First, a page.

A surprise leap in Chinese commodity imports helped steady oil prices and energy-exposed currencies on Tuesday, though a second day of falls for world stocks and a two-month low for emerging market bourses kept the global mood subdued.
Investors were still struggling for confidence after Monday’s 6 percent plunge in oil had whacked it to its lowest level of the year, and the prospect of next week’s U.S. interest-rate hike, the first in almost a decade, also loomed.
European shares opened at their lowest level since mid-October as energy and mining stocks fell sharply again, and as manufacturing figures from Britain also saw a drop.
Currencies of major oil-exporting nations such as the Canadian dollar and the Norwegian crown remained under pressure despite their slight recovery, while safe-havens like the yen and the low-yielding euro did well.
“If you are looking to play weak oil prices you would want to sell the Canadian dollar and the Norwegian crown,” said Jeremy Stretch, head of currency strategy at CIBC World Markets.
“With oil prices falling and some even talking about oil falling to $30 a barrel, revenues for these countries will take a beating and hence their currencies will remain under pressure.”
Internationally traded Brent futures were up 31 cents at $41.04 a barrel, and U.S. crude was at $37.82 in early European trading, though there was little certainty from traders that they would remain steady.
Brent has fallen 40 percent since early May and has revived fears about global deflationary pressures and how countries that rely on it for revenues will cope.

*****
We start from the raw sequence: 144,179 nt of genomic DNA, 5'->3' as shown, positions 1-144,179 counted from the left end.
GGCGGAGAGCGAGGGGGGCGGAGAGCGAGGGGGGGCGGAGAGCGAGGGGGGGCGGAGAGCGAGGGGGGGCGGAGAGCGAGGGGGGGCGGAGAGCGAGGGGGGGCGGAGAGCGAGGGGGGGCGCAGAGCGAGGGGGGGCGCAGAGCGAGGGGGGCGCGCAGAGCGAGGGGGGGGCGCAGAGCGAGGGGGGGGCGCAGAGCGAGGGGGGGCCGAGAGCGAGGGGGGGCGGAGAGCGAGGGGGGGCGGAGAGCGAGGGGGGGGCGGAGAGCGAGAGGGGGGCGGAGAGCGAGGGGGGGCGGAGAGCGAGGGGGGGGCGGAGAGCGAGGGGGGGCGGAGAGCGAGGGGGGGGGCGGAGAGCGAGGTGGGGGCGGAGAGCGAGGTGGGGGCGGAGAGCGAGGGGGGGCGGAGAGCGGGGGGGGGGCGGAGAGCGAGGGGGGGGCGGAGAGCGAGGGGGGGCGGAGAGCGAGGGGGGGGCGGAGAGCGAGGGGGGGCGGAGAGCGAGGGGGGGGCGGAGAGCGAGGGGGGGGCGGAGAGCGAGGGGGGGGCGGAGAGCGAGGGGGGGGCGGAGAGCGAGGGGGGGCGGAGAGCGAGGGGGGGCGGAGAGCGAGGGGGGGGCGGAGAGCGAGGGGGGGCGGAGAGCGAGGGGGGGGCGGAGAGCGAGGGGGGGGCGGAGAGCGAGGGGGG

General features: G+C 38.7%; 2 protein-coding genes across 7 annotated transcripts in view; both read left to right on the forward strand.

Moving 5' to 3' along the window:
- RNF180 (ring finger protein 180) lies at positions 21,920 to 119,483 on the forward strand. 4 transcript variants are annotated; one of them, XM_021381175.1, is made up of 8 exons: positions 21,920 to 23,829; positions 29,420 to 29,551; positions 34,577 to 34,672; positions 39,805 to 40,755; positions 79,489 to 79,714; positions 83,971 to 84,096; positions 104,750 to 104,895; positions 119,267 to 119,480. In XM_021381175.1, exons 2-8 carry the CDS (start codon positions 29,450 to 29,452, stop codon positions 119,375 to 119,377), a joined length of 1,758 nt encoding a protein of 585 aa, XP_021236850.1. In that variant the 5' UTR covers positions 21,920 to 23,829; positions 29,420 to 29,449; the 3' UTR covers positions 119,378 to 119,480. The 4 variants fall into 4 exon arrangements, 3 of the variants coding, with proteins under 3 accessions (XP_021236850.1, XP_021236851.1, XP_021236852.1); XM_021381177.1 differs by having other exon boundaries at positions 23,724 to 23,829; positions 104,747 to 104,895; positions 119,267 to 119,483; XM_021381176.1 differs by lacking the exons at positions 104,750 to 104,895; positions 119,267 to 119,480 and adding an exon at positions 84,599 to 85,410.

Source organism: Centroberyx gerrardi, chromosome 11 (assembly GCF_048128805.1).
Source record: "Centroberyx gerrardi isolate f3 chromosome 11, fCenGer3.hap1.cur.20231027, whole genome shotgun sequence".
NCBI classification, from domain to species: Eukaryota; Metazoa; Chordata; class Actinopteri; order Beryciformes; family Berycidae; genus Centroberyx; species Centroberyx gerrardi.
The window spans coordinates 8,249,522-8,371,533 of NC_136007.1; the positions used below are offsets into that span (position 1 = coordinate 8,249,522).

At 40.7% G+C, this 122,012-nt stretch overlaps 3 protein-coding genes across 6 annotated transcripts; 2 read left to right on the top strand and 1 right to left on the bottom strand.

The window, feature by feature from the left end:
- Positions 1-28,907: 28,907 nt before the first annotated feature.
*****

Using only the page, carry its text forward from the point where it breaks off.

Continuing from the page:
Asia shares had also taken a hit overnight. Tokyo’s Nikkei ended down more than 1 percent despite data showing Japan dodged recession in the third quarter, while Chinese stocks fell 1.8 percent.
Though there was the surprise jump in commodities demand, overall Chinese imports fell for the 13th consecutive month, with an 8.7 percent decline in November compared to a year earlier.
“Beyond the December hike (by the Federal Reserve), investors are concerned about the lack of Chinese demand which is acting as a millstone around the neck of risky assets,” said Cliff Tan, East Asian head of global markets at Bank of Tokyo-Mitsubishi UFJ in Hong Kong.
German and other northern euro-zone government bond yields nudged lower as investors retreated into safer areas, though Swiss yields inched up as bets faded on another rate cut this month from the Swiss National Bank (SNB).
Greek 10-year yields rose to their highest level in almost three months, meanwhile, as concerns about the country’s ability to stick to its reform program were stoked by critical comments on the IMF from Greek Prime Minister Alexis Tsipras.
He accused the Washington-based global lender of making unrealistic demands both on Greece for tough reforms and on its euro-zone partners for debt relief beyond what they can accept.
“The Fund must decide if it wants to compromise, if it will stay in the program,” Tsipras said. “If it does not want that compromise, it should say so publicly.”
Other than that it was all about what is expected to be the first post-financial crisis rise in U.S. interest rates for bond markets.
Federal funds’ futures contracts imply an 80-percent chance that the Fed will end seven years of near-zero interest rates at its December meeting and about even odds of a second rate rise by March.
Long-dated U.S. Treasury debt prices held firm after rallying on Monday as the drop in oil prices pointed to benign inflation, potentially tempering the Fed’s policy tightening path.
On the currencies front, action around the China trade data was brief with the Australian dollar settling to new intraday lows at $0.7224 and receding further from a 3-1/2 month high of $0.7386 touched on Friday.
The euro was firm at $1.08560 following last week’s less-than-aggressive stimulus from European Central Bank and the offshore Chinese yuan traded at a three-month low of 6.4930 per dollar despite another lower-than-expected fixing by China’s central bank.